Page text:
Clifford the Big – Lipoma?

This post was written by guest author Kristen Martin. Please visit Kristen over on her blog at Who’s Your Audience – Stream of Consciousness.

Wellington – the Black Lab / Chow Mix

Wellington is an eight-year-old black lab/chow chow mix with the sweetest disposition. I have had the honor of his companionship going on three years now. He’s the best friend to our beagle, Fred. In fact, since the day Wellington and Fred met, they have been inseparable…until today. Since I’ve known him, Wellington has had a lipoma on his side. For those of you who don’t know, a lipoma is a benign neoplasm made up of well-differentiated adipocytes. In layman terms, it’s a big fatty tumor! Generally, these lumps are noncancerous but there are some types that can become cancerous.

We had our veterinarian look at it every year and every year, the old farmer would tell us that it’s benign and Wellington is just a farm dog so leave it be. We joked about it and started calling it Clifford because Wellington’s Clifford doll disappeared one day never to be seen again. We figured he must have eaten it…hence the lump. But over the past year, Clifford ballooned to the size of a basketball! This year, a younger vet in the practice gave Wellington his shots and was very alarmed by the sheer size of the tumor. He advised that we see a specialist and have it removed. I agreed to a consult but was reluctant to have Wellington undergo what seemed to be a major surgery. A couple of years prior, my 15-year-old beagle, Buddy, underwent surgery and died three days later. Consequently—and understandably—I hesitate to let any of my loved ones undergo the knife (or more probably, the laser). Needless to say, when Robert and I noticed that Wellington’s gait was affected, we decided it was time.

Robert took Wellington in to Dr H’s office this morning expecting that we may have to proceed with surgery over the next month or so. Surprisingly, Dr H said it would be no problem and that he could take care of it today! His confidence gave me confidence and I agreed. Two hours ago, Robert spoke to Dr H who said that Wellington was doing fine. I will pick him up in a few hours, probably groggy, shaved, and grumpy. We’ve been advised that he will have a couple of drains that will stay in for about five days. Stitches will come out in about 10 days. Hopefully after a few weeks, though, he will feel like a spring chicken again. I know Clifford was probably getting heavy and may have been wearing on his hips…the price of some friendships!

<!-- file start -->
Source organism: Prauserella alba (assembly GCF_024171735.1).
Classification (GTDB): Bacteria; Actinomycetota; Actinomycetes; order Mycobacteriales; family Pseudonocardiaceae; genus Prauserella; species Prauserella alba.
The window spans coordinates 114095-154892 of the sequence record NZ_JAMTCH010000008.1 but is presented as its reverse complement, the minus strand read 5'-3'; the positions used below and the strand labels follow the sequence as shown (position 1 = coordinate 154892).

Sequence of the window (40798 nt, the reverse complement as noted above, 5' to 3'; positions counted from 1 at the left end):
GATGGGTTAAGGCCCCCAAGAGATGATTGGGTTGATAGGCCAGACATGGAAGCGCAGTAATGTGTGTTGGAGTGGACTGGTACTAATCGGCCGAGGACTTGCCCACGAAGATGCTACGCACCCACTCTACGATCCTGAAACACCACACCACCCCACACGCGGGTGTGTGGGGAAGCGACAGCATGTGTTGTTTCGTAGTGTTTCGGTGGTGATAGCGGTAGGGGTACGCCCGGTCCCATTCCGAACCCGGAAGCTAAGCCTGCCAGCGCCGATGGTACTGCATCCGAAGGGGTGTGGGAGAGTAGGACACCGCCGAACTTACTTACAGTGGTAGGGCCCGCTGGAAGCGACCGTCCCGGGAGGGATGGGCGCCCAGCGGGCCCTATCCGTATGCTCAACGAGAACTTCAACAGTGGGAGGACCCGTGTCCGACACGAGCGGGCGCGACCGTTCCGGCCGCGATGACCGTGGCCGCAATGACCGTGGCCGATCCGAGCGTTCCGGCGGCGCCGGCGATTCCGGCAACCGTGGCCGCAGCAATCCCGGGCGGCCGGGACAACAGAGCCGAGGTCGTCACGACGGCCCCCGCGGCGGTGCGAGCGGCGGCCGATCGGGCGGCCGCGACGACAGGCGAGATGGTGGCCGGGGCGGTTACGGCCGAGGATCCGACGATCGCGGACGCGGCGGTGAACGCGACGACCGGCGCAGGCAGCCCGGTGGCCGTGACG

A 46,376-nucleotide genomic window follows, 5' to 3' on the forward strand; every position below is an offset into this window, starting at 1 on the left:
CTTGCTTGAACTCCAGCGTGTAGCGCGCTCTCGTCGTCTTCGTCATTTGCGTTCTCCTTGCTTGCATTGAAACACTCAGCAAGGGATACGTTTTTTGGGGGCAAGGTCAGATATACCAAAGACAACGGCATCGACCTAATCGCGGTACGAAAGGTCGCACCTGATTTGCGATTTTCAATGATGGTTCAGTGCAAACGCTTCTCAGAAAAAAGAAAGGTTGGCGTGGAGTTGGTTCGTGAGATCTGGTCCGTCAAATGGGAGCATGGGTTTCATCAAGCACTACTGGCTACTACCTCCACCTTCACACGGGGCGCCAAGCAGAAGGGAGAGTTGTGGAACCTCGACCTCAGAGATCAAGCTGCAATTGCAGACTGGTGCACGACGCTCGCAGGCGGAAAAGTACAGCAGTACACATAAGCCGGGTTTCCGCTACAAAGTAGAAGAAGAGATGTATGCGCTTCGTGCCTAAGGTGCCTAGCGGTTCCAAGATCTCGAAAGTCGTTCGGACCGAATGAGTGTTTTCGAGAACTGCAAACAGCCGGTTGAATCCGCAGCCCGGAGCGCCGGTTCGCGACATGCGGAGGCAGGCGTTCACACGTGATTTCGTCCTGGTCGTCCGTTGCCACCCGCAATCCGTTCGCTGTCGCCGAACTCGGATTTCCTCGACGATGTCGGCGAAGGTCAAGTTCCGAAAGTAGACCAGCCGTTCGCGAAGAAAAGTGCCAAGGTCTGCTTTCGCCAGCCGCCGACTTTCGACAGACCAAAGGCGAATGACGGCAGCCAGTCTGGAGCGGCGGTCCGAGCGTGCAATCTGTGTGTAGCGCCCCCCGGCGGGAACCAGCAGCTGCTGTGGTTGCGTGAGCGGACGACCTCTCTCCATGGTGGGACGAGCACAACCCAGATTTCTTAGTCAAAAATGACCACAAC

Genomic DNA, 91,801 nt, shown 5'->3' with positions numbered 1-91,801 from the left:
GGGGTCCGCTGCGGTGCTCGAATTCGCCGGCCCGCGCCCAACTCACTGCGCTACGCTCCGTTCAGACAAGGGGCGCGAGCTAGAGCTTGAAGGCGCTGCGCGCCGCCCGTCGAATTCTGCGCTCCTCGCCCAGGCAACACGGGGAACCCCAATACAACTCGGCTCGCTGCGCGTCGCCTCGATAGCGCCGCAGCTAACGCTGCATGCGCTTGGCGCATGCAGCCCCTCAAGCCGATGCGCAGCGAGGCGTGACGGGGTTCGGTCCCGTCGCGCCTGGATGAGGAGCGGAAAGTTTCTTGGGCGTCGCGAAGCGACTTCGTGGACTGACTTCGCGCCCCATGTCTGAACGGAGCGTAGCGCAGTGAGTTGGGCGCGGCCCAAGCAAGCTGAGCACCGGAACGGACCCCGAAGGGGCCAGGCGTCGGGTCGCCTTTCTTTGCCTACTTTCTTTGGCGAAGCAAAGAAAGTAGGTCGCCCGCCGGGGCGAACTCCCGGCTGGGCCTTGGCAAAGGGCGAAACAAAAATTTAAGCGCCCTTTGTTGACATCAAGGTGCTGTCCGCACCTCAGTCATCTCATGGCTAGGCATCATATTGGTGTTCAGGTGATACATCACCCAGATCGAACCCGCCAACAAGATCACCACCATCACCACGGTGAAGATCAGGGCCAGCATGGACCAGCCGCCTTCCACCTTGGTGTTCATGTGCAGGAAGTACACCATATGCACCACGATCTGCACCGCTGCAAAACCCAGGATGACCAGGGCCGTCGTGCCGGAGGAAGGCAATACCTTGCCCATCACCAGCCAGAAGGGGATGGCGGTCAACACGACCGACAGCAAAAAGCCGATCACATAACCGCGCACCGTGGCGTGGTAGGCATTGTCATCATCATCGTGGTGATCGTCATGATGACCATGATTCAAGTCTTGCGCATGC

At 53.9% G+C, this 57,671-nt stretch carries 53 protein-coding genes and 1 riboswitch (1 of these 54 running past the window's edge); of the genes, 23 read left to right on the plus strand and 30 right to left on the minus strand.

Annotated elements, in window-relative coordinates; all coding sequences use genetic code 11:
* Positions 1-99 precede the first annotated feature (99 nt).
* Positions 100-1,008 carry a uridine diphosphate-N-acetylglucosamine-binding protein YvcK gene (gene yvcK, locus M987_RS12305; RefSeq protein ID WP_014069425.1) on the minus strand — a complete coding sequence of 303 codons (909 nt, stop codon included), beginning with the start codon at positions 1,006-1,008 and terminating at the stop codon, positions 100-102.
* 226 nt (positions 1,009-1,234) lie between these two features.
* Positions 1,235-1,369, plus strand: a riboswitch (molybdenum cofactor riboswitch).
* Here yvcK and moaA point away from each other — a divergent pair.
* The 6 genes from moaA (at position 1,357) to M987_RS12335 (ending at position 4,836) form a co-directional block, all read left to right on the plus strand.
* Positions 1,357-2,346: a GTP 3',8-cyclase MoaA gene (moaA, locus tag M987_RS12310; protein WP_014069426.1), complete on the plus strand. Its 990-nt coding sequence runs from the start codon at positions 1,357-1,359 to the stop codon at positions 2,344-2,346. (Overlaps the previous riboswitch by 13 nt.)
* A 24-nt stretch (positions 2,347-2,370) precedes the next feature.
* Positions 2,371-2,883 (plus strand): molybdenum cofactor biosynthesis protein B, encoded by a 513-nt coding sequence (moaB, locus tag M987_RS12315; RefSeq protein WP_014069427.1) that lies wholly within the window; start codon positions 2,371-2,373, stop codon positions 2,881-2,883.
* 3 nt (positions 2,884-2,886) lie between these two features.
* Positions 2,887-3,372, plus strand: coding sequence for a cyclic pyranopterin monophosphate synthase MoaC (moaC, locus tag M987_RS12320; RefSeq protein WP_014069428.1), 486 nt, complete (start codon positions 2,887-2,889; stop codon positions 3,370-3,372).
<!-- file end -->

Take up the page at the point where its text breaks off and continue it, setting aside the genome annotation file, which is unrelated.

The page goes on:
Fred – The Beagle

On a side note, we had quite an adventure getting Wellington to the veterinarian’s office this morning. I was unpacking at around 6:45 this morning. I had just arrived from a business trip in Chicago the prior evening around 11:30 p.m. and wanted to get organized before work. I looked over at Fred, who was sitting on the floor of my closet, and noticed that he was having problems moving. He has a long low back and occasionally, it goes out. He had no control over his back legs and was shaking considerably. I got a towel and put it underneath him as oftentimes he loses his faculties when an episode like this occurs. I guess he got himself so worked up that he made himself sick because he ended up vomiting all over the towel.

I finally got him calmed down and he was able to walk (usually if you just give it time, the spine will work itself out and unpinch itself). I had asked Robert to take Fred with him to the vet. I knew Fred would be beside himself if he was left alone in the house and I had to get to work. Fred seemed to be okay so Robert leashed both dogs and left to make it to the veterinary appointment. Twenty minutes later, I received a phone call. Fred had vomited all over the back seat of Robert’s car and Wellington was stepping in it. I threw on some shorts, grabbed my purse and the keys, and left to trade out cars. When I got there, the back seat of Robert’s Corolla was covered and so were Wellington’s feet and leash. We traded cars and I drove home with Fred in tow. He vomited on the way home. Luckily, I noticed he was doing the chicken gag movement so I put a towel on the seat and captured the bile. When we arrived at home, I put Fred in the house, filled a bucket with soap and water, then headed outside. The clean up job wasn’t too bad but when I opened the front door to the house, I was in for more cleaning. Fred had thrown up again on the rug in the family room. Luckily it was one you could spray with the hose. It’s hanging off the front porch in the drying sun as I type.

Right about that time, Robert called to tell me that Dr H had recommended surgery. Fred got up on the couch and moped. As of the last phone report, Fred was still moping without his Wellington.

* Kristen currently works as a copywriter, creating marketing collateral for six business units at an educational advertising agency and successfully maintains her own copywriting and copyediting business, Who’s Your Audience. She is a member of the American Medical Writers Association. For more information, check out her professional biography page over at Who’s Your Audience

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2 Responses

  1. oncologist
    | Reply

    Thank you for this post! May I grab this case to my lipoma blog?

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